Gear Up for Adventure!

What's in my backpack? 

Garmin Navigation
Garmin Navigation

InReach Mini is a great GPS device that allows text communication in case of emergencies! It has a monthly fee, but since I hike alone the majority of the time it is great safety net. I have also used it just to let my husband know that I have made it safely, running late, etc.

press to zoom
First Aid Kit
First Aid Kit

First Aid Kit! Don’t leave home without it! You can buy pre-made kits or you can put one together on your own. Band-aids, pain killers, Bactine pain relieving spray (added to my kit after my son fell on a cactus), etc.

press to zoom
Identification
Identification

Another thing I have because I hike alone frequently in places without cell service, is my Road ID shoe tag. It has contact information on it so if I happen to fall and I’m unconscious someone can contact my husband or kids.

press to zoom
Online Navigation
Online Navigation

Navigation is essential! You can be a map & compass kind of person or an online map kind of person. I have had great luck with AllTrails Pro. I download the hikes before I go so I have access to the map and their filter search is pretty great. For my 80th hike I needed a hike that was a certain length and elevation gain to meet my goals and AllTrails helped me find it! One downside is that if you end up on a different trail without cell service, you can’t download that trail. COTrex, the Colorad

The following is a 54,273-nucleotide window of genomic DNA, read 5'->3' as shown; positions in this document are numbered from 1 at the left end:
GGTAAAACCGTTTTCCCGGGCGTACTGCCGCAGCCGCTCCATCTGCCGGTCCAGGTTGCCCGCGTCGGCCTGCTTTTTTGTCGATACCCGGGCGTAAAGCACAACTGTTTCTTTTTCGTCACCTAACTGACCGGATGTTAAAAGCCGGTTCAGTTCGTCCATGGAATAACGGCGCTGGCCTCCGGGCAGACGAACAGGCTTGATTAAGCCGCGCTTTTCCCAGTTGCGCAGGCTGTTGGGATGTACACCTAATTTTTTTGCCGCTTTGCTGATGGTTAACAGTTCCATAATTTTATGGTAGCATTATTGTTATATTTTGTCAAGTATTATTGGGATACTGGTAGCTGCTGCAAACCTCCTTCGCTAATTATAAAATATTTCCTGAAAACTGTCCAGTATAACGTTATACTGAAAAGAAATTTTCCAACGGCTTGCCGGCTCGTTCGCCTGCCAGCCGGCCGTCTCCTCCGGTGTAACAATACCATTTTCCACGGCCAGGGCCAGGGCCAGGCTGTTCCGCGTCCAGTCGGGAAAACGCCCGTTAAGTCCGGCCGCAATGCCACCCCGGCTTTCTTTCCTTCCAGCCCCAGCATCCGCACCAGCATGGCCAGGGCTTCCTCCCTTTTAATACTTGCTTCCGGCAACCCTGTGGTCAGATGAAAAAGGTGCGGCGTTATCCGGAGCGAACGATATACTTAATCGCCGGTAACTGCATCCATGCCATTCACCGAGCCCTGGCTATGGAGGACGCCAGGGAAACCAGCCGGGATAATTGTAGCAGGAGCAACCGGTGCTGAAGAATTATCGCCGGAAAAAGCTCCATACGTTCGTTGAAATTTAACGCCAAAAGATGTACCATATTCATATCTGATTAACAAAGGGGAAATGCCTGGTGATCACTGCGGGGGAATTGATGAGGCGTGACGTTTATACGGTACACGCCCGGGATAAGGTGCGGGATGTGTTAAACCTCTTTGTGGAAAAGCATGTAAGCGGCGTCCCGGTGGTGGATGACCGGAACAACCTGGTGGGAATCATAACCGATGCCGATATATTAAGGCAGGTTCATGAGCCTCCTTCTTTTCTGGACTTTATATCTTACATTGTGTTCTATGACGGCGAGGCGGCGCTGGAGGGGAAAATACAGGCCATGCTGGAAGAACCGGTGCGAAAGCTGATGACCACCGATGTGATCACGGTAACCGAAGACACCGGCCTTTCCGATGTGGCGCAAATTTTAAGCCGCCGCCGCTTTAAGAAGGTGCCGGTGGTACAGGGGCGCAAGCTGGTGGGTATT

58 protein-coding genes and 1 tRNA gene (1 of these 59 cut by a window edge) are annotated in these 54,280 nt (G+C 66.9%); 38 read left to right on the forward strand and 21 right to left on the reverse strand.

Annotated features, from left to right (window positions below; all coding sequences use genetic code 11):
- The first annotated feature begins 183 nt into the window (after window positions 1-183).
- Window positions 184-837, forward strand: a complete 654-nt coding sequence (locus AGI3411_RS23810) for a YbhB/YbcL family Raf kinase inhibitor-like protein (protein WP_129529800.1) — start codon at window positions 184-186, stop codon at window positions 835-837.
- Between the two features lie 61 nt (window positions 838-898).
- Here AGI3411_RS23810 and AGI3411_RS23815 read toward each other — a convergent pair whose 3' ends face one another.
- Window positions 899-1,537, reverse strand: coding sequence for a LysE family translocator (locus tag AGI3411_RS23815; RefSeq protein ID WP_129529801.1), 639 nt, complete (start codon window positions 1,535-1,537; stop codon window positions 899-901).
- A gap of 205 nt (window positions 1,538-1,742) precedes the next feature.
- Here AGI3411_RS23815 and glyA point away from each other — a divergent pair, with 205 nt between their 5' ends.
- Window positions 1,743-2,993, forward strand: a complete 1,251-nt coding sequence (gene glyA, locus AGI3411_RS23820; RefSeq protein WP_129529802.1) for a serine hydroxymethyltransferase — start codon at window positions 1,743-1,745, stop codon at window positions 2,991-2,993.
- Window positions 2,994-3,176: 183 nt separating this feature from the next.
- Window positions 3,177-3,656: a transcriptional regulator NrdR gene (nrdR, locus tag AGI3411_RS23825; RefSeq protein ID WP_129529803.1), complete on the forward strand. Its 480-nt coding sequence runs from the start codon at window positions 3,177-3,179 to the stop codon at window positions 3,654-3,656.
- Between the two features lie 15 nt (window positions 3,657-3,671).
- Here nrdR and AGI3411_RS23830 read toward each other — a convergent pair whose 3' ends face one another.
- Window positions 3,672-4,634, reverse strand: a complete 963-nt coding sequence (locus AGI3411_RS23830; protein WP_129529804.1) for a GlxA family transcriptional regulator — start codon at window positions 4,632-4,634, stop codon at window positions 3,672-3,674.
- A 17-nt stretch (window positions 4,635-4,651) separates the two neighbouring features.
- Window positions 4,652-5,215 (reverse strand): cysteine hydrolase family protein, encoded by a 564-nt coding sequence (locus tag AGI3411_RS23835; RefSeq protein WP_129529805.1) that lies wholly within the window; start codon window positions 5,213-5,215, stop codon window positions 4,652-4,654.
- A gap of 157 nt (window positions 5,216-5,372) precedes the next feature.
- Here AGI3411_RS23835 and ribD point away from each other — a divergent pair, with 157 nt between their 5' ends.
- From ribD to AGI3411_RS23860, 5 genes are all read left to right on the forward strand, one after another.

press to zoom
Hydration Pack
Hydration Pack

In the dry climate of Colorado, having enough water is essential. Any type of hydration pack is great, but I do love my 3L platypus bladder. It is easier to drink enough water if you don’t have to stop to take out a water bottle! Everyone in my family has a Platypus or Camelbak for hydration and rarely hike without it.

press to zoom
Hiking Poles
Hiking Poles

Hiking poles! I didn’t start to use these until my mid-40’s, but they have kept me from falling more times than I can count. I like collapsible so they can be strapped into my backpack when I don’t need them.

press to zoom
Traction Devices
Traction Devices

Don't slip! In Colorado these are in my backpack ten months out of the year because it snows in June and there are many places that have icy patches even when it is sunny elsewhere. I used to have some cheap traction devices from Costco that worked pretty well, but recently received Kahtoola microspikes and they are really nice. If you don’t hike often, the cheap ones will work for a while, but if you hike a lot or frequent snowy and icy trails, spend the money on good quality micro spikes

press to zoom

safety

obozsawtooth
obozsawtooth